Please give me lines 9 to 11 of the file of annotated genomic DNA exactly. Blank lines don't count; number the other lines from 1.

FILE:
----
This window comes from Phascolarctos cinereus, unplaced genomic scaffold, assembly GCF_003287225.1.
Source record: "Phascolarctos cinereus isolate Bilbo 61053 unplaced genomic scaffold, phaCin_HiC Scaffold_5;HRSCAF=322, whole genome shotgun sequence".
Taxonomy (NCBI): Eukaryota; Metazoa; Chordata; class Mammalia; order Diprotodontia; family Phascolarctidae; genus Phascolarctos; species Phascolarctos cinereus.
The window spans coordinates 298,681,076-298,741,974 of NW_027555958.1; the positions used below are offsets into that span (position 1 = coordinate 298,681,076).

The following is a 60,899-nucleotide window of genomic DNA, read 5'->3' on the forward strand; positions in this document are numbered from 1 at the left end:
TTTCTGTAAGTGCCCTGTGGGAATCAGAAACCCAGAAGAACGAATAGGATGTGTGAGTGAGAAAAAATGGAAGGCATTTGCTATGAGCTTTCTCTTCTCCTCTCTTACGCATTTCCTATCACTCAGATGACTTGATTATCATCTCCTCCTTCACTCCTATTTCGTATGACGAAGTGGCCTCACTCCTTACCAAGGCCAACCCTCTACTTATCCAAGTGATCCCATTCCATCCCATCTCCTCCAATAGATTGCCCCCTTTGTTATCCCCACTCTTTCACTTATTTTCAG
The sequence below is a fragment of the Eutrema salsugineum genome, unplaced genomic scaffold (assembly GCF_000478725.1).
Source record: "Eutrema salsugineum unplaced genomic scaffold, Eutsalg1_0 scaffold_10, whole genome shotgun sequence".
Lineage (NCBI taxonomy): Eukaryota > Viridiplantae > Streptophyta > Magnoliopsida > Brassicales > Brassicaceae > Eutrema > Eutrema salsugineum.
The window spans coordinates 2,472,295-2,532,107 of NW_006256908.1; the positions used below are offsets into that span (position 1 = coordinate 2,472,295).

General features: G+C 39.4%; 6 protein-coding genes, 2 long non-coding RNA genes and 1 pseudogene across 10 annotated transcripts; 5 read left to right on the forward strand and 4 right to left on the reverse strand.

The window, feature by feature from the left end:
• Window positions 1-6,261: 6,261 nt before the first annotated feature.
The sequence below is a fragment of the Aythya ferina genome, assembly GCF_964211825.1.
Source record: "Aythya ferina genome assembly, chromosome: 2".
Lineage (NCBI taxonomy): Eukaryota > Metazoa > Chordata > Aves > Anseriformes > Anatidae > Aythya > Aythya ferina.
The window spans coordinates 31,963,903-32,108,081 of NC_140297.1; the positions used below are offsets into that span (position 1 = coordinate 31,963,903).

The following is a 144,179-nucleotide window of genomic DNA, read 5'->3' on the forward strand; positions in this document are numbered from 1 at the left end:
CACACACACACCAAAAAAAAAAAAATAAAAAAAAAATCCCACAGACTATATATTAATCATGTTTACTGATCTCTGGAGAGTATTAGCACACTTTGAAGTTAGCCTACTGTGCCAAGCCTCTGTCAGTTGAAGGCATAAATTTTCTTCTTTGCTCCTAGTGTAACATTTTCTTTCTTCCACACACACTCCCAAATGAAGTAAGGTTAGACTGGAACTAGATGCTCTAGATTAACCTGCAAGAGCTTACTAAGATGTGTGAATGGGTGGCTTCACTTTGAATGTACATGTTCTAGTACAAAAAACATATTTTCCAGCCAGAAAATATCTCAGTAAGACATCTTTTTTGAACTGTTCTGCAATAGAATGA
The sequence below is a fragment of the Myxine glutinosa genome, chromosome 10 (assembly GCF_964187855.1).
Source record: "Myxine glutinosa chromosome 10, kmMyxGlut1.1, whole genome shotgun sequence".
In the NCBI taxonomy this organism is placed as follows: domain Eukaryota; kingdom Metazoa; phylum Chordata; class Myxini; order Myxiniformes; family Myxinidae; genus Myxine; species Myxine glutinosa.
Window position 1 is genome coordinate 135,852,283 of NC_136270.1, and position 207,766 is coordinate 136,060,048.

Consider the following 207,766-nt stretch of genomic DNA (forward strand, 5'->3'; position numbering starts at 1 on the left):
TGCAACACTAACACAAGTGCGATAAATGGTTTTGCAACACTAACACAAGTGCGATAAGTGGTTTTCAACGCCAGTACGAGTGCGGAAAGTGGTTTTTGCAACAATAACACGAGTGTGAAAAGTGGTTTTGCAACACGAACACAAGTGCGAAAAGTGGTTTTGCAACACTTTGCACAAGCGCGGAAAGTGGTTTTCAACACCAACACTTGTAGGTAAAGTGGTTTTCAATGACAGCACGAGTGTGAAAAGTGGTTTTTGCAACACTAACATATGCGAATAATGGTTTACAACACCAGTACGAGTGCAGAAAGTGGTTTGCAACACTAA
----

Lineage (NCBI taxonomy): Eukaryota > Viridiplantae > Streptophyta > Magnoliopsida > Brassicales > Brassicaceae > Eutrema > Eutrema salsugineum.
The window spans coordinates 2,472,295-2,532,107 of NW_006256908.1; the positions used below are offsets into that span (position 1 = coordinate 2,472,295).

General features: G+C 39.4%; 6 protein-coding genes, 2 long non-coding RNA genes and 1 pseudogene across 10 annotated transcripts; 5 read left to right on the forward strand and 4 right to left on the reverse strand.